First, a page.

***

Although the current social and political landscape of Denmark make it a natural setting for contemporary crime writing, the country has, until recently, remained in the shadow of its Nordic neighbors in this respect. This is not to say that Denmark is lacking authors of mysteries, crime stories, and thrillers of all stripes—merely that those authors have not generally made their way into English translation, and more particularly, into the American market. But the Swedish/Norwegian (and to a lesser extent, Icelandic and Finnish) choke-hold on the English-language crime market relented last year, with a wave of Danish publications. The Boy in the Suitcase by writing team Lene Kaaerbøl and Agnete Friis, The Keeper of Lost Causes by Jussi Adler-Olsen, Call Me Princess by Sara Blædel, and, of course, Denmark’s obligatory entry in the astoundingly successful Akashic Noir series, Copenhagen Noir, all were published in the US in 2011.

“You have arrived in Scandinavia. You have just entered a long, bitter winter. Here there are no free rides. Here you are left to your own fate.” So begins Naja Marie Aidt’s “Women in Copenhagen,” the first story in Copenhagen Noir. And while this bleak depiction of Denmark’s welfare state may seem a tad overwrought to an outside observer, it does characterize a general unease that underlies each of the collection’s stories. Copenhagen Noir serves as a sort of shadowy primer to the growing insecurities and upheavals taking place in Denmark today. As Bo Tao Michaëlis (a cultural critic and author of several books on American authors including Dashiell Hammett and Raymond Chandler) notes in his introduction to the collection,

Gone is the provincial city appointed as capitol; instead, one is confronted with a metropolis where the food is from the Middle East, the wine from California, the women from Africa, and the mafia from Russia. Mafia! A new word at these latitudes, where crime formerly took place among bands identified with city neighborhoods and regions.

A threat from without characterizes many, if not most, of the stories in the collection. The featured immigrants or “New Danes,” embody a general, though never fully articulated, xenophobic fear. Within the collection, these Others tend to fill three basic roles: victim (underage, illegal sex workers; asylum seekers), small-time delinquents (thieves, drug dealers), and brutal crime bosses. It bears noting that one of the better stories in the collection, “The Booster Station,” was written by Seyit Öztürk, identified in his bio as a ‘New Dane’ of Turkish descent. Perhaps unsurprisingly, Öztürk’s story—a sort of Stand By Me tale of two teenage boys finding a dead body by the train tracks in the residential neighborhood of Valby—entirely lacks any ethnic or racial signifiers, as well as the associated dread that these characteristics seem to carry in many of the collection’s other stories.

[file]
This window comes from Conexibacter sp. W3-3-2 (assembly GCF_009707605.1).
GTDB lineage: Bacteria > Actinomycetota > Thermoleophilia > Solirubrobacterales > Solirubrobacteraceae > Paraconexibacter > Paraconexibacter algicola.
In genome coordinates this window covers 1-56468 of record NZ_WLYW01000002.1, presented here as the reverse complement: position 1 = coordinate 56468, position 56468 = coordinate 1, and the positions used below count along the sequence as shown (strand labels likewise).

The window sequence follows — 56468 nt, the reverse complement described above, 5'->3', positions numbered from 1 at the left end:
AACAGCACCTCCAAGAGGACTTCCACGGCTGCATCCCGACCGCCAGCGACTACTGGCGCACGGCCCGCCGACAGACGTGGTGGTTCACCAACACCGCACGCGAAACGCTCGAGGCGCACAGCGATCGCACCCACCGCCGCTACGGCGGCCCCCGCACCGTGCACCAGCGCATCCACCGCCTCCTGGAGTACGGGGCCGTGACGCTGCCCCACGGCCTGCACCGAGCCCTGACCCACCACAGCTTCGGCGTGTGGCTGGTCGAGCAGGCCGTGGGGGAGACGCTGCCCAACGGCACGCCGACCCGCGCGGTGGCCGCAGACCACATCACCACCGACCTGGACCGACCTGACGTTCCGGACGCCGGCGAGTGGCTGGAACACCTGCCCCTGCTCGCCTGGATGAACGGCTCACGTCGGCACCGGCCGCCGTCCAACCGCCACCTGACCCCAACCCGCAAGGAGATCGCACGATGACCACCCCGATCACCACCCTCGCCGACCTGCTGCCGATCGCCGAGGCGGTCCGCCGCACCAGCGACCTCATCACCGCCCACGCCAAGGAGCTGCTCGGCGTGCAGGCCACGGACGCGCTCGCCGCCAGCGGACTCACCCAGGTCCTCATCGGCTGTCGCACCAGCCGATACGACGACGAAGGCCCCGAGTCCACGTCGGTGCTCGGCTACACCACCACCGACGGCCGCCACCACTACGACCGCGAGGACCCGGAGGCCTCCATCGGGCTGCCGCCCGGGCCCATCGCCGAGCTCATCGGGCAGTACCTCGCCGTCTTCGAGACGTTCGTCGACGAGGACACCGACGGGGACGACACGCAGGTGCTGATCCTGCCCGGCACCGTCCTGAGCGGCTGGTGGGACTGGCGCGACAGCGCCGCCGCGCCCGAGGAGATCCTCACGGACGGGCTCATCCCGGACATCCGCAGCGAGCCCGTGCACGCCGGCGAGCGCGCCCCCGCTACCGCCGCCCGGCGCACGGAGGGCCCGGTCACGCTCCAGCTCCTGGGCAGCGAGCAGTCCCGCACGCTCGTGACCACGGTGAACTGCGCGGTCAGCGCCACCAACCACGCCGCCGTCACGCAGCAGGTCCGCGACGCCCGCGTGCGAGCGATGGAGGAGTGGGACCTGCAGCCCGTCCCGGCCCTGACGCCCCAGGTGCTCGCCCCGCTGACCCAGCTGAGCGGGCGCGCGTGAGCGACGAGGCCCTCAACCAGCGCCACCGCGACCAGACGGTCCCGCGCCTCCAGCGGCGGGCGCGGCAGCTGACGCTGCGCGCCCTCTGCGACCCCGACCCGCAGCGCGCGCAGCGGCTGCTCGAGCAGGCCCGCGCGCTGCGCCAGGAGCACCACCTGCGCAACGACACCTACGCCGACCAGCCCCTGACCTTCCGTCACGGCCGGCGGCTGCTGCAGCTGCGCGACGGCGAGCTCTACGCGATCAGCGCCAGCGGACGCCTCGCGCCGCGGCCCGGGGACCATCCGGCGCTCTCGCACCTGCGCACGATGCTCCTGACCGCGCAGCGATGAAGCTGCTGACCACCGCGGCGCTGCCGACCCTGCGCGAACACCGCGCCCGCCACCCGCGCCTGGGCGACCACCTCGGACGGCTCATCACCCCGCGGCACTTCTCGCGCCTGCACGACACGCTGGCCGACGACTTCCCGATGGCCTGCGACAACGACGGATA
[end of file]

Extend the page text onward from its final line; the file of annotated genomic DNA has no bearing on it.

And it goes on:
This is not to say that Copenhagen Noir doesn’t have it’s high points. A skittery tension and ominous atmosphere pervade many of the stories, and are strong enough features in several (such as “The Elephant’s Tusks,” and “Savage City, Cruel City”) to make up for any plot-based shortcomings. The collection reaches its apex with the classically noir tale of a down and out detective called “Slepneir’s Assignment,” which was written by “former public servent” Georg Ursin who “had his literary debut at the age of seventy-one.”

But as Akashic Books has cleverly ascertained with its noir series, a large swath of avid crime readers are also armchair travelers, so Copenhagen Noir is also thankfully peppered with unique, regionally-specific details which subtly convey the cityscape and cultural customs of Copenhagen and Danes in general. Helle Helle has some fine (and completely innocuous) details of this sort her story “A Fine Boy,” in which the narrator stands in for the cashier at a hot dog kiosk (hot dog stands or polsevogns are almost as ubiquitous in Copenhagen as they are in New York City) while the cashier’s baby son, sleeps unattended in a pram outside on the back porch (another Danish custom: babies are often left alone in their prams on the street while their parents go into shops or are otherwise engaged). These small details add to the overall picture of Copenhagen, and balance out the otherwise grim portrait of pimps, prostitutes, and ominous outsiders that frequent the collection.